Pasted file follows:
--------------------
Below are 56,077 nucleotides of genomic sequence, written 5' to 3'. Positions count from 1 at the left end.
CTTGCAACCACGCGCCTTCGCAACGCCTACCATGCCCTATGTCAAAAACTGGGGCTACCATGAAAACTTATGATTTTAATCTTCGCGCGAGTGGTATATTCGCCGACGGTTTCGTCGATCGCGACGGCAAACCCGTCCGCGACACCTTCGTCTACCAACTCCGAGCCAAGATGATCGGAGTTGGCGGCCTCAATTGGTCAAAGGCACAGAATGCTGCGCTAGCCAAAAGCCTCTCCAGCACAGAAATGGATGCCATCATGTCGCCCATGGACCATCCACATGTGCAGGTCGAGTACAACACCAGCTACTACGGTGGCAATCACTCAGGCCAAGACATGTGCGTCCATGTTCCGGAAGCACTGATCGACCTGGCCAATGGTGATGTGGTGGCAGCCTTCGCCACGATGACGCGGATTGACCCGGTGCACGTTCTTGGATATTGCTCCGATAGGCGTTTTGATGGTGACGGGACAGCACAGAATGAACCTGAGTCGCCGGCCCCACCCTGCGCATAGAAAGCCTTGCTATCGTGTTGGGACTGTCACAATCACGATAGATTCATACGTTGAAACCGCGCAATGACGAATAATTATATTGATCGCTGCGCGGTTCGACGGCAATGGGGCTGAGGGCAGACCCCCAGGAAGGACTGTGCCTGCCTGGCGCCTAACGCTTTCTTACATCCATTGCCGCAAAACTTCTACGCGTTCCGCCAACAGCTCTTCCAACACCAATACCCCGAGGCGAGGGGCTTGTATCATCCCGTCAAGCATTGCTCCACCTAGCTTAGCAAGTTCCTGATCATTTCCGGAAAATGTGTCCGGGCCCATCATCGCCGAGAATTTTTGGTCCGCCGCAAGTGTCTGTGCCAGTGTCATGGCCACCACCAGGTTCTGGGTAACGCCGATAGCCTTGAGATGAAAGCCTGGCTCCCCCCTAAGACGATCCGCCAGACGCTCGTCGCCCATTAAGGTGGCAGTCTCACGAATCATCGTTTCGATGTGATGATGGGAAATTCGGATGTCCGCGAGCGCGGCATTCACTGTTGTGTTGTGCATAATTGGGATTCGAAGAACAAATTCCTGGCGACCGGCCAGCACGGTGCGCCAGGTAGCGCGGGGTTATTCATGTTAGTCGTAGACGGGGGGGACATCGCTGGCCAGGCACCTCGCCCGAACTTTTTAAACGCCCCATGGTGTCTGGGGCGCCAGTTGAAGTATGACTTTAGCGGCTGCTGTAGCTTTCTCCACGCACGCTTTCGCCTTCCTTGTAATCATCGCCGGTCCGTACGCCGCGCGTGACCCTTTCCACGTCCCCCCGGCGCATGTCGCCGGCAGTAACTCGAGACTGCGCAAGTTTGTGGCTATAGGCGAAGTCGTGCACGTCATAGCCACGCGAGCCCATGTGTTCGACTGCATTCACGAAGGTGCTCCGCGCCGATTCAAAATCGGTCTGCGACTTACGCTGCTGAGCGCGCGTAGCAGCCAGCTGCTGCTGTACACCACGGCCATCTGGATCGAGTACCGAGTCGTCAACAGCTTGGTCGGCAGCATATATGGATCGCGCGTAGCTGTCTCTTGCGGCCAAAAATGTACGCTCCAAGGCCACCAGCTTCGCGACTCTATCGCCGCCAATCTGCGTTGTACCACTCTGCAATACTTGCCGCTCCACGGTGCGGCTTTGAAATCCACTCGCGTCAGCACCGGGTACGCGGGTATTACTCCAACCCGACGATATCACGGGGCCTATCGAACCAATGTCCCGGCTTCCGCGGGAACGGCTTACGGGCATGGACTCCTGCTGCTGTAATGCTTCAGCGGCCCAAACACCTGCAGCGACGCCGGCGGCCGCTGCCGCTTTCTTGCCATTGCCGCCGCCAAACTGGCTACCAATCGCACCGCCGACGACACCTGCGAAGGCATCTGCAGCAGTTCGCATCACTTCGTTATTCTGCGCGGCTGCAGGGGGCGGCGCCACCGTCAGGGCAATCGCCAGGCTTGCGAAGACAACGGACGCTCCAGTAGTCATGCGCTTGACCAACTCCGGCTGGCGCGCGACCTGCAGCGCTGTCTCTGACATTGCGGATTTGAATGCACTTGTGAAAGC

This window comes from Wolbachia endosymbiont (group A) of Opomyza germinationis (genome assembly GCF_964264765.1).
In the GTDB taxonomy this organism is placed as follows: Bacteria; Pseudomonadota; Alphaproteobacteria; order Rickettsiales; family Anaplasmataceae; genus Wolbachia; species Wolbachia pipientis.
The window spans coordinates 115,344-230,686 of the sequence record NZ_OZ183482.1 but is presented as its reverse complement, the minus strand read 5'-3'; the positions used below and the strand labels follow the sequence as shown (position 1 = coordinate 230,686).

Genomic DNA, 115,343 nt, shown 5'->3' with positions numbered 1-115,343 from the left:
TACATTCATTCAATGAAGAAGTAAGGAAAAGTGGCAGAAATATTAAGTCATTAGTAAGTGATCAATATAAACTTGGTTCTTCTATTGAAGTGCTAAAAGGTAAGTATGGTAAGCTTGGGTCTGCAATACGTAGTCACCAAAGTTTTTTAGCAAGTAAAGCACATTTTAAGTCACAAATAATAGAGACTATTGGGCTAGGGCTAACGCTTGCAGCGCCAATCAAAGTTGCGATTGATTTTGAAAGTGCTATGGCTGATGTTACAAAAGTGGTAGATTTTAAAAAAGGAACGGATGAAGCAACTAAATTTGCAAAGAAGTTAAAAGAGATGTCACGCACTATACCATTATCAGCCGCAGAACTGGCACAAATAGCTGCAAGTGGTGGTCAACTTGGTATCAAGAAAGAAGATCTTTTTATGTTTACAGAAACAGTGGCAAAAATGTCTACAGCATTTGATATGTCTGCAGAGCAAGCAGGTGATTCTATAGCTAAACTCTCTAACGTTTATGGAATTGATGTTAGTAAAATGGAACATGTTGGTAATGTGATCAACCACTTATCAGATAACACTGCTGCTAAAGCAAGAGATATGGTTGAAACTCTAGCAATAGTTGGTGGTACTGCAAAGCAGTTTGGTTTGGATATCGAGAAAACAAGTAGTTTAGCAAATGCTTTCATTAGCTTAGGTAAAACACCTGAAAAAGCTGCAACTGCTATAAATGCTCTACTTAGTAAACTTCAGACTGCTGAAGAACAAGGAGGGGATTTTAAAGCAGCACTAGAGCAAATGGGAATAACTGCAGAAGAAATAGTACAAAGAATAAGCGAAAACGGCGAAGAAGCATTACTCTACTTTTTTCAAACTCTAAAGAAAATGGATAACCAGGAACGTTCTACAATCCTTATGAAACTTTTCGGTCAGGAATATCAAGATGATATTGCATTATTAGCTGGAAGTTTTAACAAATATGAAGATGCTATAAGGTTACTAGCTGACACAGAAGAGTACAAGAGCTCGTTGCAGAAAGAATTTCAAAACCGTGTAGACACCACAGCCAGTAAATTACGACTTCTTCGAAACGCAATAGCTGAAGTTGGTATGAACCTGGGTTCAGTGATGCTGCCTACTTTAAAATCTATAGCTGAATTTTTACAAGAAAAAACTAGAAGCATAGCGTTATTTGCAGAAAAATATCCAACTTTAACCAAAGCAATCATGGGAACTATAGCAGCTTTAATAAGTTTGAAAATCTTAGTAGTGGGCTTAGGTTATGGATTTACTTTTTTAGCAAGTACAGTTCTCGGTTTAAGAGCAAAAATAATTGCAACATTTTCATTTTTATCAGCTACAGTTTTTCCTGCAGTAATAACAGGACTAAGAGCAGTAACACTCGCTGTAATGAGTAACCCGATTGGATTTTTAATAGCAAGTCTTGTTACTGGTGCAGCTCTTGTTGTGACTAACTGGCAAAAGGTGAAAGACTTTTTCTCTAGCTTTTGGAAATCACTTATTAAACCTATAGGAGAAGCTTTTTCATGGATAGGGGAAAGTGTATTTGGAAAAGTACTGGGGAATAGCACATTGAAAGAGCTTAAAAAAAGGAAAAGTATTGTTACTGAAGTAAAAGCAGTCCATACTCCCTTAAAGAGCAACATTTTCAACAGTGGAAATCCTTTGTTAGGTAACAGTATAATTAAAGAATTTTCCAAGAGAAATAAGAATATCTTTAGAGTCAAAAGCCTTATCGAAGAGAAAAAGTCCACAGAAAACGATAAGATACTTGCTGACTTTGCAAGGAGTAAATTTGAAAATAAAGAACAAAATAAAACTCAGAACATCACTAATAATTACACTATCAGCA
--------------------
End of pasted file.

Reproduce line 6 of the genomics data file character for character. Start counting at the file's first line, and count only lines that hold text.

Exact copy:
Genomic DNA, 115,343 nt, shown 5'->3' with positions numbered 1-115,343 from the left: